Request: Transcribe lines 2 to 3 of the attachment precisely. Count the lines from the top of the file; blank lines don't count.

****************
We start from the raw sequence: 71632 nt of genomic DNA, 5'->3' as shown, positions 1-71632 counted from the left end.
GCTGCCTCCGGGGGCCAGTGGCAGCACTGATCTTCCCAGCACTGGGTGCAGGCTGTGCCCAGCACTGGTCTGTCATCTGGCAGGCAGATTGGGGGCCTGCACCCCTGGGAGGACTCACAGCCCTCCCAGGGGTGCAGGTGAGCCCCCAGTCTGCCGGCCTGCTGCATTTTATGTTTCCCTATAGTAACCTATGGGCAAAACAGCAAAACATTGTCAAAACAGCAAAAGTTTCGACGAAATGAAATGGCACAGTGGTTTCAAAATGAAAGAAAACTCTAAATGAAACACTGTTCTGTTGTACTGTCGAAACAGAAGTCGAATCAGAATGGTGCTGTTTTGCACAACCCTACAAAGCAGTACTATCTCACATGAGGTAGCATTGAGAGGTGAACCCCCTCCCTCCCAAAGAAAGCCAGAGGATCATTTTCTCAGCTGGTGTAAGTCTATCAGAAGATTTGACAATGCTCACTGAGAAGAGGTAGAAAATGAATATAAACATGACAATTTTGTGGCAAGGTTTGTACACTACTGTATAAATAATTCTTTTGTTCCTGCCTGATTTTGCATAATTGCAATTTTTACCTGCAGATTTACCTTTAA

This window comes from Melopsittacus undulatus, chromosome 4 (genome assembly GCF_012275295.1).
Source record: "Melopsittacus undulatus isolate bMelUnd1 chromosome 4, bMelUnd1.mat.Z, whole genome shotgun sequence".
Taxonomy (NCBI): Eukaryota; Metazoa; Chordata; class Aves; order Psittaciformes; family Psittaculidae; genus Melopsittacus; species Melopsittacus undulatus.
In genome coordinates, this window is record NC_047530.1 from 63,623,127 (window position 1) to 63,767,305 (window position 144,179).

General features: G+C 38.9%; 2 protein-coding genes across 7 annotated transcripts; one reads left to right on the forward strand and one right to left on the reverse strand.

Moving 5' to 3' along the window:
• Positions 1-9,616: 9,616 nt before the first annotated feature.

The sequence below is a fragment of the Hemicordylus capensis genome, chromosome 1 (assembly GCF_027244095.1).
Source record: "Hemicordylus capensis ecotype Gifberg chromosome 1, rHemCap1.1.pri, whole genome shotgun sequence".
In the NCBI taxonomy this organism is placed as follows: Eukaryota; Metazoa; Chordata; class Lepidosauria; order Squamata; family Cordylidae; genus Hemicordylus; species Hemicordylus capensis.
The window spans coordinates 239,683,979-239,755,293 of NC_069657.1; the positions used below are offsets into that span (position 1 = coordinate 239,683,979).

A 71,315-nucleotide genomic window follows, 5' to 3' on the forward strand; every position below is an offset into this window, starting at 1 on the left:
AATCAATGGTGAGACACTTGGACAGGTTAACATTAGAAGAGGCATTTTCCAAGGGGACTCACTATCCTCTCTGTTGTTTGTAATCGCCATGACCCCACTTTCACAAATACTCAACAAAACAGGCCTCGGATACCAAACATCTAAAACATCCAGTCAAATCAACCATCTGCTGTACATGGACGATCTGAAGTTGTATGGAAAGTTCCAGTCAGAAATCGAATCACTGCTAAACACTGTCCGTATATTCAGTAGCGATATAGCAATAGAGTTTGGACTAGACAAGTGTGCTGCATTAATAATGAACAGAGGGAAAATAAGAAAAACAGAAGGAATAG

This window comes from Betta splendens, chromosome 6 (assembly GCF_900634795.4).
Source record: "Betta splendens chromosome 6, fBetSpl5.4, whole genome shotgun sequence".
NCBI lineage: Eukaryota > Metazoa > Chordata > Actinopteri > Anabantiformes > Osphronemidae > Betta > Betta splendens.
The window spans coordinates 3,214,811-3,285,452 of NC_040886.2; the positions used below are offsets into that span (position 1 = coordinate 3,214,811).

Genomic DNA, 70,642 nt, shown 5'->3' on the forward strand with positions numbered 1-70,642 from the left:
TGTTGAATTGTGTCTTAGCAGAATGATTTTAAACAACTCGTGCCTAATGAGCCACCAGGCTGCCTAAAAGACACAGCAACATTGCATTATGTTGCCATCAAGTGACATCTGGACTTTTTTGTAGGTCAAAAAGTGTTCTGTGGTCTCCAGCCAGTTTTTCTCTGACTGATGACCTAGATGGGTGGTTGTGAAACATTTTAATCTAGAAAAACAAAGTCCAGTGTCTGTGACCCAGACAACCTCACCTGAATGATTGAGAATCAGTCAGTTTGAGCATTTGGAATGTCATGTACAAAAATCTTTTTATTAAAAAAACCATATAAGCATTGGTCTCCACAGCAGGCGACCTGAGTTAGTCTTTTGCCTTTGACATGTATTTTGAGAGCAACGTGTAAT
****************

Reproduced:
GCTGCCTCCGGGGGCCAGTGGCAGCACTGATCTTCCCAGCACTGGGTGCAGGCTGTGCCCAGCACTGGTCTGTCATCTGGCAGGCAGATTGGGGGCCTGCACCCCTGGGAGGACTCACAGCCCTCCCAGGGGTGCAGGTGAGCCCCCAGTCTGCCGGCCTGCTGCATTTTATGTTTCCCTATAGTAACCTATGGGCAAAACAGCAAAACATTGTCAAAACAGCAAAAGTTTCGACGAAATGAAATGGCACAGTGGTTTCAAAATGAAAGAAAACTCTAAATGAAACACTGTTCTGTTGTACTGTCGAAACAGAAGTCGAATCAGAATGGTGCTGTTTTGCACAACCCTACAAAGCAGTACTATCTCACATGAGGTAGCATTGAGAGGTGAACCCCCTCCCTCCCAAAGAAAGCCAGAGGATCATTTTCTCAGCTGGTGTAAGTCTATCAGAAGATTTGACAATGCTCACTGAGAAGAGGTAGAAAATGAATATAAACATGACAATTTTGTGGCAAGGTTTGTACACTACTGTATAAATAATTCTTTTGTTCCTGCCTGATTTTGCATAATTGCAATTTTTACCTGCAGATTTACCTTTAA

This window comes from Melopsittacus undulatus, chromosome 4 (genome assembly GCF_012275295.1).